Mobile touch technology may be leaving the screen in the form of Skinput, a device that displays a touchpad on human skin, designed by Microsoft researchers and Carnegie Mellon Ph.D. candidate Chris Harrison.
Early iterations consist of an armband and pico projector, which displays a touchpad on a user’s hand or forearm. Biosensors then identify and register human touch through bone and soft tissue deviations.
Skinput’s developers claim the device leverages the available space on all users, acting as a response to the increasingly cramped mobile device touchpad and keyboard. The ultimate goal, they say , is for a Skinput-powered bracelet or small armband to offer all the capabilities of a smartphone, with a user’s hand taking the place of the screen.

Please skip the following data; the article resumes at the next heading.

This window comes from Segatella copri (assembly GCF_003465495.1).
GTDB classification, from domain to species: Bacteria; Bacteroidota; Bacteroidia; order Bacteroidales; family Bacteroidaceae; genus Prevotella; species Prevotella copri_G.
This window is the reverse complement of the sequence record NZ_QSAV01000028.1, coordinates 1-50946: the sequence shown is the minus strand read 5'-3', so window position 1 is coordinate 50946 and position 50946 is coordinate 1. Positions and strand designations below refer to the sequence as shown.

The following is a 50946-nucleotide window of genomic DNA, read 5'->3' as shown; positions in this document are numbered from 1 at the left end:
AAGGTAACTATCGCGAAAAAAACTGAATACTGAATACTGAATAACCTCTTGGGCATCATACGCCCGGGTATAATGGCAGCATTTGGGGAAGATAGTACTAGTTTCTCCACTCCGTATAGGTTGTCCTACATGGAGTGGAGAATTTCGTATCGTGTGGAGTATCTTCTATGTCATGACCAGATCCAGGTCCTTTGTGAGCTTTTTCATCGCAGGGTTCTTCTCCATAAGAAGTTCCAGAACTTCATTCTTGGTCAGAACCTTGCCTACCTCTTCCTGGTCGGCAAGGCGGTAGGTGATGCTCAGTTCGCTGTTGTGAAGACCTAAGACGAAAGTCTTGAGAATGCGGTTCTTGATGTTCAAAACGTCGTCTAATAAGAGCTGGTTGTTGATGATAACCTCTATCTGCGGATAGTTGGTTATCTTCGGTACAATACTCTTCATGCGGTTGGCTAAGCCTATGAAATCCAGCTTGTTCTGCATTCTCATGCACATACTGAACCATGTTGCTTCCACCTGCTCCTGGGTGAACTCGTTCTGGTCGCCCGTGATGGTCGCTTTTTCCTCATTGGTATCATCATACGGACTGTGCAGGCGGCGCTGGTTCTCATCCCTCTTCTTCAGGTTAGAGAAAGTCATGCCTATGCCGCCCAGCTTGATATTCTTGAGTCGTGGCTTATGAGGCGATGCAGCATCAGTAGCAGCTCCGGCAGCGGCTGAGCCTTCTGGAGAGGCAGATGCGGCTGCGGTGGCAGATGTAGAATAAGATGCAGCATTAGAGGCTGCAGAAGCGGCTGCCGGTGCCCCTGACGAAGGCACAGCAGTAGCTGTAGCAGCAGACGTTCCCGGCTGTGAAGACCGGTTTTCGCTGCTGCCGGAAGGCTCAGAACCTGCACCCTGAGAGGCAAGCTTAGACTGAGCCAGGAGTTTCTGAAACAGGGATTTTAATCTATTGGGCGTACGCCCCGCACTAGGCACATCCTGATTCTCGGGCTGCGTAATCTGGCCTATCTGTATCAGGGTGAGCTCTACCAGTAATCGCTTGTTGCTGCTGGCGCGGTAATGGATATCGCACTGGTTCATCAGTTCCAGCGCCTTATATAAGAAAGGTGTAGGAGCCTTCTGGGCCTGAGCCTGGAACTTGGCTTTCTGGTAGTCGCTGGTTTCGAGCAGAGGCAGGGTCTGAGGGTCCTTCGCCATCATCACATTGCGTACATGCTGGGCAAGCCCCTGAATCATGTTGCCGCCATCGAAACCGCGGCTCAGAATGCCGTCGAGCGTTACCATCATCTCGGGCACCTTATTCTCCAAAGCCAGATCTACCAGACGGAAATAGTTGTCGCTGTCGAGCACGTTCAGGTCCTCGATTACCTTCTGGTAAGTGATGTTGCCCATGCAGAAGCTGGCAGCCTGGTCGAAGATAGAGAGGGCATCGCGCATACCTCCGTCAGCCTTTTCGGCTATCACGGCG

Harrison previously developed a way to turn common tabletops into touch-enabled surfaces using similar technology.
Video Demo of Skinput
The team behind this innovative input system has released a video of Chris Harrison demonstrating it:
Source: Chris Harrison